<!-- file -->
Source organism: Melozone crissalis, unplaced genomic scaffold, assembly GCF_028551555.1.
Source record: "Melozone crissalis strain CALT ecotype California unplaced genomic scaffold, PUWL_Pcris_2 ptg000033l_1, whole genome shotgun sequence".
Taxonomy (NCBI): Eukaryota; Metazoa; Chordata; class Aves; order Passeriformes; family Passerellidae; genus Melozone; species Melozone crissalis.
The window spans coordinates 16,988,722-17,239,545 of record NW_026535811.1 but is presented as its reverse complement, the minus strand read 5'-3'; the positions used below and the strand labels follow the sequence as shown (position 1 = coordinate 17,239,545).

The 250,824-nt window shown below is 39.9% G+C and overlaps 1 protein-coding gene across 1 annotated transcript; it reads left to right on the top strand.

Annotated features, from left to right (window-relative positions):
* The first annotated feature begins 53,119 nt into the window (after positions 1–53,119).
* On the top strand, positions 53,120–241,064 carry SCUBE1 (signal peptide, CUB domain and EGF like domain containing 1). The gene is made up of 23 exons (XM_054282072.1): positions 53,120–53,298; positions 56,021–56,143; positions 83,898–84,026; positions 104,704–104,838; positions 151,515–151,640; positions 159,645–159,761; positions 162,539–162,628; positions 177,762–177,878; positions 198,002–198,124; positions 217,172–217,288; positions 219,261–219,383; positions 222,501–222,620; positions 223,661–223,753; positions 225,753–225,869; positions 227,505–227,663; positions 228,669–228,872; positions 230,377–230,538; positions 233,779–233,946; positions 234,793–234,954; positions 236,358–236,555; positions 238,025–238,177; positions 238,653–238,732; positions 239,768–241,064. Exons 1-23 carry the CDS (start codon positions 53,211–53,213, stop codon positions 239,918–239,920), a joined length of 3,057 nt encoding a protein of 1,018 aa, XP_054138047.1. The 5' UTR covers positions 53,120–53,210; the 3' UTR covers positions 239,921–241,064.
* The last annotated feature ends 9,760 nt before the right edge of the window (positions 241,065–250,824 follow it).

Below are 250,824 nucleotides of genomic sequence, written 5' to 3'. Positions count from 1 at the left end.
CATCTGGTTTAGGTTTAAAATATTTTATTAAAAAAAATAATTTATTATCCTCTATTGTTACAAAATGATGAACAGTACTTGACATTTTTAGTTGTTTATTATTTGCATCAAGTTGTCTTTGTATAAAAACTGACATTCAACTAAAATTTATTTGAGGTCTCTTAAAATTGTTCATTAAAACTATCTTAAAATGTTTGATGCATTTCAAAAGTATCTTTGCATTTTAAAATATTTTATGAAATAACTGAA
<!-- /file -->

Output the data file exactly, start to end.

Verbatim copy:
Source organism: Melozone crissalis, unplaced genomic scaffold, assembly GCF_028551555.1.
Source record: "Melozone crissalis strain CALT ecotype California unplaced genomic scaffold, PUWL_Pcris_2 ptg000033l_1, whole genome shotgun sequence".
Taxonomy (NCBI): Eukaryota; Metazoa; Chordata; class Aves; order Passeriformes; family Passerellidae; genus Melozone; species Melozone crissalis.
The window spans coordinates 16,988,722-17,239,545 of record NW_026535811.1 but is presented as its reverse complement, the minus strand read 5'-3'; the positions used below and the strand labels follow the sequence as shown (position 1 = coordinate 17,239,545).

The 250,824-nt window shown below is 39.9% G+C and overlaps 1 protein-coding gene across 1 annotated transcript; it reads left to right on the top strand.

Annotated features, from left to right (window-relative positions):
* The first annotated feature begins 53,119 nt into the window (after positions 1–53,119).
* On the top strand, positions 53,120–241,064 carry SCUBE1 (signal peptide, CUB domain and EGF like domain containing 1). The gene is made up of 23 exons (XM_054282072.1): positions 53,120–53,298; positions 56,021–56,143; positions 83,898–84,026; positions 104,704–104,838; positions 151,515–151,640; positions 159,645–159,761; positions 162,539–162,628; positions 177,762–177,878; positions 198,002–198,124; positions 217,172–217,288; positions 219,261–219,383; positions 222,501–222,620; positions 223,661–223,753; positions 225,753–225,869; positions 227,505–227,663; positions 228,669–228,872; positions 230,377–230,538; positions 233,779–233,946; positions 234,793–234,954; positions 236,358–236,555; positions 238,025–238,177; positions 238,653–238,732; positions 239,768–241,064. Exons 1-23 carry the CDS (start codon positions 53,211–53,213, stop codon positions 239,918–239,920), a joined length of 3,057 nt encoding a protein of 1,018 aa, XP_054138047.1. The 5' UTR covers positions 53,120–53,210; the 3' UTR covers positions 239,921–241,064.
* The last annotated feature ends 9,760 nt before the right edge of the window (positions 241,065–250,824 follow it).

Below are 250,824 nucleotides of genomic sequence, written 5' to 3'. Positions count from 1 at the left end.
CATCTGGTTTAGGTTTAAAATATTTTATTAAAAAAAATAATTTATTATCCTCTATTGTTACAAAATGATGAACAGTACTTGACATTTTTAGTTGTTTATTATTTGCATCAAGTTGTCTTTGTATAAAAACTGACATTCAACTAAAATTTATTTGAGGTCTCTTAAAATTGTTCATTAAAACTATCTTAAAATGTTTGATGCATTTCAAAAGTATCTTTGCATTTTAAAATATTTTATGAAATAACTGAA